Posts written by Leon Perrie

New Caledonian plants

  • Another threat to New Caledonia’s vegetation is browsing by introduced deer and pigs. Conservation International are trialling using the amount of browse on the fern Orthiopteris firma to monitor the effectiveness of animal control projects. Photo Leon Perrie. © Te Papa.
  • New Caledonia has a higher GDP per capita than New Zealand, principally due to nickel and copper mining. Mining operations are widely evident. Photo Leon Perrie. © Te Papa.
  • The large areas covered by Melaleuca trees are very reminiscent of Australia. But they are also testament to one of the major threats to New Caledonia’s vegetation – fire. The fern Dicranopteris linearis flourishes amongst the Melaleuca regeneration. Photo Leon Perrie. © Te Papa.
  • As I knelt to collect a fern, I was stunned to find myself surrounded by pitcher plants, Nepenthes vieillardii. The ‘pitchers’ are traps for catching insects. Photo Leon Perrie. © Te Papa.

Below are photos of some of the botanical/landscape highlights from the recent expedition to New Caledonia that I participated in. But first, a bit of background: New Zealand and New Caledonia both sit on the (largely) submerged continent Zealandia, which separated from Australia and the rest of Gondwana some 60-80 million years ago. Wikipedia’s page… Read more »

Going (Lady) Gaga over ferns

The rock fern, Cheilanthes sieberi, a New Zealand relative of the newly re-named Gaga ferns. Photo Leon Perrie. © Te Papa.

USA fern taxonomists have created a minor stir after re-classifying a group of central American ferns into a new genus named Gaga, after the singer Lady Gaga. Abstract of the article formally naming the new genus Gaga. Youtube video of the taxonomists discussing their research. The researchers say the naming for Lady Gaga was in… Read more »

Curiosities, world-firsts, and monsters – fern spotting in Wellington

  • A so-called monstrous or crested frond of hound’s tongue fern, Microsorum pustulatum. The lobes of the fronds of hound’s tongue fern do not normally fork at their apices. Photo © Leon Perrie.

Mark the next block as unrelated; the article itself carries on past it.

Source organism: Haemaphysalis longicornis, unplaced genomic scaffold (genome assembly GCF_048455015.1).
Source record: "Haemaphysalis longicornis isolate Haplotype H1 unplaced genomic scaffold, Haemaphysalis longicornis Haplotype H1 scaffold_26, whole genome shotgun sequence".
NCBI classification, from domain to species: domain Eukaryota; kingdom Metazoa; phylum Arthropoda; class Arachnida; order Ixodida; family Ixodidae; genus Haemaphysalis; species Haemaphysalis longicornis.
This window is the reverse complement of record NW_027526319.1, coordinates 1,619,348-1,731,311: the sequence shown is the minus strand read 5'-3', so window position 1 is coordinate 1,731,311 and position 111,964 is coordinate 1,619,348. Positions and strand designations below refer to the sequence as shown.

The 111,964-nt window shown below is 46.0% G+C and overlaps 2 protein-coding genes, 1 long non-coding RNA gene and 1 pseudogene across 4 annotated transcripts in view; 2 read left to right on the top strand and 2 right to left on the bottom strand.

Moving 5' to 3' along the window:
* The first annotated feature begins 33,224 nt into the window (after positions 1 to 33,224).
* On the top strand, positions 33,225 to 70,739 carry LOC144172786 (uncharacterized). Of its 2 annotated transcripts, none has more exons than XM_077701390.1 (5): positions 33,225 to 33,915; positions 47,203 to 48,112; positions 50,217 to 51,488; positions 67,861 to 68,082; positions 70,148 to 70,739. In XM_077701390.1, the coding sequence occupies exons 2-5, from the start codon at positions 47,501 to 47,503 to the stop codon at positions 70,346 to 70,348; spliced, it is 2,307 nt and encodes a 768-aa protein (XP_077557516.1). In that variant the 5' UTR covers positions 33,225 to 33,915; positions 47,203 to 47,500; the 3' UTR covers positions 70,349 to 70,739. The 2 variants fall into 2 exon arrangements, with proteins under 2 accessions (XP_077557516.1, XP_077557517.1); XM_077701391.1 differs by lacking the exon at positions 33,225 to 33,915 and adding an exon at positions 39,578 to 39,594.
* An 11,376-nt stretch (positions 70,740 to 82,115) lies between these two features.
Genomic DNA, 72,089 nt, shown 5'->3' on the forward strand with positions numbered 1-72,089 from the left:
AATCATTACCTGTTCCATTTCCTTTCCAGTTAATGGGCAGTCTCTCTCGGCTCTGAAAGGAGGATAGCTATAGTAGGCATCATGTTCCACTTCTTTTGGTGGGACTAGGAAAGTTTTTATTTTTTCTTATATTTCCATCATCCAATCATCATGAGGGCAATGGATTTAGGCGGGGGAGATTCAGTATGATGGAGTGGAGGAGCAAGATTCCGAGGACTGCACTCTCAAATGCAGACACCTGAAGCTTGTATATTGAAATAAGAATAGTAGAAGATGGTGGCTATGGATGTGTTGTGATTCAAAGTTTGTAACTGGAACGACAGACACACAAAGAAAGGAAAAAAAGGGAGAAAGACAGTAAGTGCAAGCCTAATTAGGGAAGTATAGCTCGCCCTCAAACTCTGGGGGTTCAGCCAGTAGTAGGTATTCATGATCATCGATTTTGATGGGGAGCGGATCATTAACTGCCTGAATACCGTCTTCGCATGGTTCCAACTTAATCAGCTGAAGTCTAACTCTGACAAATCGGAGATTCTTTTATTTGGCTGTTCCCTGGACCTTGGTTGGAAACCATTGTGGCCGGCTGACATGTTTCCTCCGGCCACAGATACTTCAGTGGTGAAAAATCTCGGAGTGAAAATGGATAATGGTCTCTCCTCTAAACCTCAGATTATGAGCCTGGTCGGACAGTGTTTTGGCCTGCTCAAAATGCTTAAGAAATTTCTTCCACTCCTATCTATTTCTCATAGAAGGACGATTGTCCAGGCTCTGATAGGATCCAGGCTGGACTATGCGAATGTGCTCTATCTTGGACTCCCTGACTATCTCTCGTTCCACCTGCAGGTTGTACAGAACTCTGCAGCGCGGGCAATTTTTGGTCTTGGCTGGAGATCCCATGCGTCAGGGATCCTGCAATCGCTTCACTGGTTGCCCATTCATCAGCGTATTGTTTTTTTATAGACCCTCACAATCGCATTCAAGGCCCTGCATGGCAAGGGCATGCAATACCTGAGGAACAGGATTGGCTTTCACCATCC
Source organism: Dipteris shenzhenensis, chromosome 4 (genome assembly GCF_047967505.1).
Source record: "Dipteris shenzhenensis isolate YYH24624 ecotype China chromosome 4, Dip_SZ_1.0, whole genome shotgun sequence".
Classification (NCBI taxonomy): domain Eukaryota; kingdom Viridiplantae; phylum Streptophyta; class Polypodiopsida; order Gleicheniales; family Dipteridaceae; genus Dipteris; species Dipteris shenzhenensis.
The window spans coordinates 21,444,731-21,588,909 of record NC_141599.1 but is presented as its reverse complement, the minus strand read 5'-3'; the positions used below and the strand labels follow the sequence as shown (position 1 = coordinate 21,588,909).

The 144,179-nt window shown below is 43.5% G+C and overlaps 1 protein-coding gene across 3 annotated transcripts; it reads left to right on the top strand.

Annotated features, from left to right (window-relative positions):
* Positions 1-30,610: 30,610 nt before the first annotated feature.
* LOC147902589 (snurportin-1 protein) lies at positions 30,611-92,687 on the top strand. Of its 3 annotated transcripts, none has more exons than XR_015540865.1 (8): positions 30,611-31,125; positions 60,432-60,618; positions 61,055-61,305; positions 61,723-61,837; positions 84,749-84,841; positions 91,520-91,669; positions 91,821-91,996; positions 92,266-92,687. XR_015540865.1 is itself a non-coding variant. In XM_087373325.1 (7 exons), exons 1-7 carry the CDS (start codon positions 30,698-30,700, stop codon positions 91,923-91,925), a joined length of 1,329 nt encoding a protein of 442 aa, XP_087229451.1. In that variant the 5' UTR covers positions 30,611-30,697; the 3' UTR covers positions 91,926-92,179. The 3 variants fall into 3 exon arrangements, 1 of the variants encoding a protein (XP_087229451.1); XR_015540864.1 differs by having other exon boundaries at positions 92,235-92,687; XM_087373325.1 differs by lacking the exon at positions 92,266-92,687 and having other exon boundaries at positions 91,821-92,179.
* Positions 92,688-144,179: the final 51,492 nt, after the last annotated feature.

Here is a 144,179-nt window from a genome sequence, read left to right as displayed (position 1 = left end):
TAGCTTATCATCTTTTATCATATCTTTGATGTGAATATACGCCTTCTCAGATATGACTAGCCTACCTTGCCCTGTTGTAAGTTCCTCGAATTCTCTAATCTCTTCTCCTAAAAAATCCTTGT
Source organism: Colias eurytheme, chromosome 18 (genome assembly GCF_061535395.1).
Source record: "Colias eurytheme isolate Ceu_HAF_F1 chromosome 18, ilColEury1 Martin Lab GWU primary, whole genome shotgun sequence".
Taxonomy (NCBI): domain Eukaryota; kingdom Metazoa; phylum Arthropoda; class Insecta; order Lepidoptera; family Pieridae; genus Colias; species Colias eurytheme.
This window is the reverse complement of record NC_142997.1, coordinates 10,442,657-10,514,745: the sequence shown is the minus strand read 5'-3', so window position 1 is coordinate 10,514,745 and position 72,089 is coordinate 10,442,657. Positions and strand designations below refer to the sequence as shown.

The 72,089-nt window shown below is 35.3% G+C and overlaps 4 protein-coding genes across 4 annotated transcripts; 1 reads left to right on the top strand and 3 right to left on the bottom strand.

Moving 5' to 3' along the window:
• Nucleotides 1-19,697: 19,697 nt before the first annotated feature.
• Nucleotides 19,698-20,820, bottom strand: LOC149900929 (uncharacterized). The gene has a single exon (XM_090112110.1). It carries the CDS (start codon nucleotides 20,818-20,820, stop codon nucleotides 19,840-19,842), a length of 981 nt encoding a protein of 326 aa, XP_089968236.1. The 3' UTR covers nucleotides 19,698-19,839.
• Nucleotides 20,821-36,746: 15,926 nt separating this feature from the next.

• First record of the hybrid between Polystichum neozelandicum and P. silvaticum. Photo © Leon Perrie.
  • The reproductive structures of Polystichum silvaticum are naked, lacking the shield-like protective coverings that characterise its relatives. Photo © Leon Perrie.
  • Polystichum_silvaticum_6784_WrightHill4

On Saturday I joined the Wellington Botanical Society’s field trip to Wright Hill in Karori, Wellington. Wellington city would not be my first choice of locality for fern spotting, but we still found plenty to keep me interested. The filmy ferns Hymenophyllum flexuosum and Trichomanes endlicherianum are always pleasing finds. Although widespread, they are not… Read more »

Glowing wood and foxfire

I recently had an enquiry from someone who noticed during the middle of the night that their pile of split firewood was emitting a faint glow. What could cause this?! Apparently there are fungi that grow in rotting wood that can emit light through luminescence. The phenomenon is sometimes called “foxfire”. I’ve never noticed this… Read more »

Te Papa’s snail expert awarded doctorate

Bruce Marshall. © Te Papa.

Congratulations to Bruce Marshall, Te Papa’s Collection Manager Molluscs, who was recently honoured with a Doctor of Science by Victoria University of Wellington. Molluscs are the group of animals that includes snails, slugs, shellfish, squids and octopuses. Doctor of Science degrees are awarded for exceptionally significant contributions to a field of science. Bruce has described… Read more »

Te Radar’s vegetable with charisma

Ota dina, Diplazium dietrichianum (or D. esculentum), Fiji.  Photo Leon Perrie. © Te Papa.

Which vegetables do you think have charisma?  In Tuesday night’s television programme Radar Across The Pacific, comedian Te Radar was given “fiddle fern” to eat.  He seemed to be impressed by it, describing it as having charisma. Te Radar was eating the young, unfurling fronds of a fern.  These still-coiled fronds are variously called croziers… Read more »